Retirement Uptick Will Restock Used Engine Parts

Boeing 737NG
Credit: Boeing

AVENTURA, Florida—After several years of lagging aircraft retirements, there are signs that an expected wave of removals is imminent if not underway, which will provide much-needed used-parts feed for several popular engine platforms.

After three consecutive years of retirements that came in below its forecasted totals and a net figure that fell to about 500 annually, Oliver Wyman says preliminary data for 2019 shows net removals jumped in 2019, surpassing 700 aircraft.

“In 2019, we would have expected retirements to slow down,” Oliver Wyman VP Tom Cooper said at Aviation Week’s AeroEngines Americas here. “Somewhat counter-intuitively, the number of retirements in 2019 increased. We’ve been digging hard into that.”

Cooper said the company’s latest multi-year forecast, due out in the next several weeks, will show a “significant increase in what we’re forecasting in retirements.”

The trend has significant ramifications for the aftermarket. Older aircraft leaving the fleet reduces operators’ maintenance needs. But they also provide used serviceable material (USM) feedstock, which helps operators—and MRO providers—reduce maintenance costs.

Market dynamics have created shortages on several popular platforms, particularly among narrowbody aircraft. The Boeing 737 MAX grounding has kept many comparable, older-generation models in service, leading to a scarcity of used parts for CFM International’s venerable CFM56 model and the IAE V2500 at a time when they are needed most. Even before the MAX-induced demand pressures, annual shop visits for both models were on the rise and are not expected to peak until sometime in the middle of the decade.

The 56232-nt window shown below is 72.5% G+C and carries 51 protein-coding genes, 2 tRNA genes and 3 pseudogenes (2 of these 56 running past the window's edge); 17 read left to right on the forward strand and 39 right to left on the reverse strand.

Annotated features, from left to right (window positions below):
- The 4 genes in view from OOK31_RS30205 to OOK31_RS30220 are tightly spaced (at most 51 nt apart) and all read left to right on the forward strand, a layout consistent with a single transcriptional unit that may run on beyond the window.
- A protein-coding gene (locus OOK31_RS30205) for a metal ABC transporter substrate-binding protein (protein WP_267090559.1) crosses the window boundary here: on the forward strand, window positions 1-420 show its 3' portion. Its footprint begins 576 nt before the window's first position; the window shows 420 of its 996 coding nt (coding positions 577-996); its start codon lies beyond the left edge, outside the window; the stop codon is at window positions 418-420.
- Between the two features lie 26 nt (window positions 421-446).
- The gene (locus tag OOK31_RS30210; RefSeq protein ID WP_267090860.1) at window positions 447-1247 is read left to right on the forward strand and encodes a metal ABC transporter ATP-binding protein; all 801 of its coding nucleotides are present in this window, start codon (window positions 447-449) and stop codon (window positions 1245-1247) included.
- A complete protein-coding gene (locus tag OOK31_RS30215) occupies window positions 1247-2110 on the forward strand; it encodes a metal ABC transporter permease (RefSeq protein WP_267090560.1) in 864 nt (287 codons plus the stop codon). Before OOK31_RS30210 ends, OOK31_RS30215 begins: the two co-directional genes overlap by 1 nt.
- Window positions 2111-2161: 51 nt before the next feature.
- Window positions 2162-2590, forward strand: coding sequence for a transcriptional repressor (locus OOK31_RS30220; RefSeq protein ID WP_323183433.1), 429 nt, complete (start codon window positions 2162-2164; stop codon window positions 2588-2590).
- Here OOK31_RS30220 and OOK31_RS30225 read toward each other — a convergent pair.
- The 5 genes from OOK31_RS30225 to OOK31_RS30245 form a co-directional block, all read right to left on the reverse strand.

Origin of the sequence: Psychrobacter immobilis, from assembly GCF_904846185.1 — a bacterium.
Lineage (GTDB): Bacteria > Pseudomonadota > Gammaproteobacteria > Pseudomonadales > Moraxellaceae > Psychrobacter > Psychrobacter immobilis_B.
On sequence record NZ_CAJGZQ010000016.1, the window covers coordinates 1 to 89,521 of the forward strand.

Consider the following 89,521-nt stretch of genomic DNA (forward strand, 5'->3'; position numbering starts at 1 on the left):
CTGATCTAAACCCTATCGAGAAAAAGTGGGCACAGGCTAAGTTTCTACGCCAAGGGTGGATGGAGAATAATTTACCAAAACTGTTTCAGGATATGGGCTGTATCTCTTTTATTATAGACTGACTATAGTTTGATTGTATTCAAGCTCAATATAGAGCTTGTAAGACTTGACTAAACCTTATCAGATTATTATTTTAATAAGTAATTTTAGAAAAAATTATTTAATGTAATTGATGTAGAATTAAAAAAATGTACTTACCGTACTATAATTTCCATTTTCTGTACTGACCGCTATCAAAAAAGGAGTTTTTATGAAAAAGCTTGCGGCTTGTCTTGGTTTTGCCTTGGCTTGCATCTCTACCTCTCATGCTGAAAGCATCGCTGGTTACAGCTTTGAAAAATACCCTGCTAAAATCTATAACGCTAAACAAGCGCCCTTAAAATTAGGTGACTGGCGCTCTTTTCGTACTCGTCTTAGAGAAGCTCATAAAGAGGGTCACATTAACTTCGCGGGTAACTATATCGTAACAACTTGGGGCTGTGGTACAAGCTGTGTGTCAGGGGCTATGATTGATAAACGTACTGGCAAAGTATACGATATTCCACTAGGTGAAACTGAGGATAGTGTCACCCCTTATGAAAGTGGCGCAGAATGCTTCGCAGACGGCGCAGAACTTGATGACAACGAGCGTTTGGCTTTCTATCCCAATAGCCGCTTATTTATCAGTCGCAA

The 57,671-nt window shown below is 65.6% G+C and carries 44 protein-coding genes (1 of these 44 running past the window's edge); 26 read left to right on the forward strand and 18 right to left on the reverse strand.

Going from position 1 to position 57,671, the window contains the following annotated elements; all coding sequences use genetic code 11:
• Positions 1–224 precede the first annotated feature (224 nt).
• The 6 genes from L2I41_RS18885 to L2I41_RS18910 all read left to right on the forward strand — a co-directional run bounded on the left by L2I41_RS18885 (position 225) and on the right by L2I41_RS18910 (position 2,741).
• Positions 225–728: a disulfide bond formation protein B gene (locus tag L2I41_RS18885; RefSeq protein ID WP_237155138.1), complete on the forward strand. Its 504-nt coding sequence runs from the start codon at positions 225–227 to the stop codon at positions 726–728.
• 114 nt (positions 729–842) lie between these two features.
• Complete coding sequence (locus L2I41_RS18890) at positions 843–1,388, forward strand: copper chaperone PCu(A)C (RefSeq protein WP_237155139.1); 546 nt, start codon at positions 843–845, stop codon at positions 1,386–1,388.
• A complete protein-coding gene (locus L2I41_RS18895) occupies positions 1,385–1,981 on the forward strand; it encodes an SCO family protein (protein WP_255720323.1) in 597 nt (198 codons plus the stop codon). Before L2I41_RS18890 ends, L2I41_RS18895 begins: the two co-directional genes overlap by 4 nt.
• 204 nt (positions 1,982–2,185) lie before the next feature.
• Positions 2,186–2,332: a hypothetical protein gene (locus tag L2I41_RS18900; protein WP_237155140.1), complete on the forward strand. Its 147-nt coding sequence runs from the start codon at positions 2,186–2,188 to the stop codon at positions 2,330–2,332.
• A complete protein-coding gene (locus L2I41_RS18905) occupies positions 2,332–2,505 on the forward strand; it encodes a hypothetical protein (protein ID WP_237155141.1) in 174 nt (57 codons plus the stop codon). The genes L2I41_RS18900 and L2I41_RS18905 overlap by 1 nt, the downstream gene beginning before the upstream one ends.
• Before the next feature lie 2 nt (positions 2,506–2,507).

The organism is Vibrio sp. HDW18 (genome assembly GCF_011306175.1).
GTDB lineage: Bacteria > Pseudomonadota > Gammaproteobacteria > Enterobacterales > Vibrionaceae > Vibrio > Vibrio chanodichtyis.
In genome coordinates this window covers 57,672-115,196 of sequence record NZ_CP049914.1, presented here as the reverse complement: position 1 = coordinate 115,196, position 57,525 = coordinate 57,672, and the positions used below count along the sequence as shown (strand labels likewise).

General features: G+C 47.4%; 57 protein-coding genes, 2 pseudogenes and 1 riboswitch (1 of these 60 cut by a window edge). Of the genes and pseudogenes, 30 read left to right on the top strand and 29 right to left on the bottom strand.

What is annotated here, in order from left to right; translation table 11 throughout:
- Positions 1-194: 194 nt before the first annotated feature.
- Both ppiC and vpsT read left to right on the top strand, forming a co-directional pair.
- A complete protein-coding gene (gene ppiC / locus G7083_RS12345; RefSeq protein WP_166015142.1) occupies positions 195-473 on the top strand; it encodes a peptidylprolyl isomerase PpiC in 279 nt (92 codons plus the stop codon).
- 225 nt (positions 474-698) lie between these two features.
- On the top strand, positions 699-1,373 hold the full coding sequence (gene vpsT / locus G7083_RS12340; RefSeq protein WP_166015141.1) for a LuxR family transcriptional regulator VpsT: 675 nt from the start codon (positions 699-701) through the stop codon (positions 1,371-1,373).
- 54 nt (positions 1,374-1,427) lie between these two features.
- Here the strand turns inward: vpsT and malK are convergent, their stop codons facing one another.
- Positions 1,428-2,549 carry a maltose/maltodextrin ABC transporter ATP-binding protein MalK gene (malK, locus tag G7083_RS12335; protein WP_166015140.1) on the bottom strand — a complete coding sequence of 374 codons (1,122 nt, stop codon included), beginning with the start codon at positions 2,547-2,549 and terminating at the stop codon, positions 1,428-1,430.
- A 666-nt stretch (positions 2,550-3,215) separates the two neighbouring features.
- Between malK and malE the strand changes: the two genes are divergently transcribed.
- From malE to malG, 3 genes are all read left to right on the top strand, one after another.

The issue has driven up prices for used engines and forced suppliers to change their sourcing strategies. GE Aviation, which consumes more USM than any other company, has been eyeing younger assets to ensure it has adequate supply to feed its network of overhaul shops.

“We are doing a lot more legwork up front, looking further forward, [to gain an] understanding of retirement schedules before engines ever come into the market,” said Rudy Bryce, GE Aviation’s GM, Material and TrueChoice Transition. “We’re looking to structure deals and structure packages that would provide an exit strategy with a very flexible timeline. That’s one of the things that all of us are looking for in the market—to go further back in time with the objective of acquiring the material at the right price.”

Demand for narrowbody lift combined with the MAX’s grounding have further pressured CFM56 part supply in particular. Overhaul demand continues to rise, suggesting a steady stream of USM will be consumed. But the release of some 800 grounded MAXs into the fleet over a year or two could help jump-start a short cycle of high prices for available parts.

The spike in capacity from the MAX will exacerbate a natural retirement cycle getting ready to boom. Assuming a CFM56 needs a shop visit every eight years or so, the 24-year mark becomes a de facto retirement date for many of the engines, as a third full overhaul is deemed too expensive.

Deliveries of 737NGs started in 1997 and averaged about 230/year from 1998-2002. Airbus A320ceos were being delivered at a similar clip. Starting in 2022, the aircraft and engines still in service from that period begin to hit their prime retirement windows.

“A CFM56 that goes for about $7 million now might only be worth $2-3 million in five years,” GA Telesis president and CEO Abdol Moabery said. “If that happens, you don’t want to be the one who paid $7 million today.”

Sean Broderick

Senior Air Transport & Safety Editor Sean Broderick covers aviation safety, MRO, and the airline business from Aviation Week Network's Washington, D.C. office.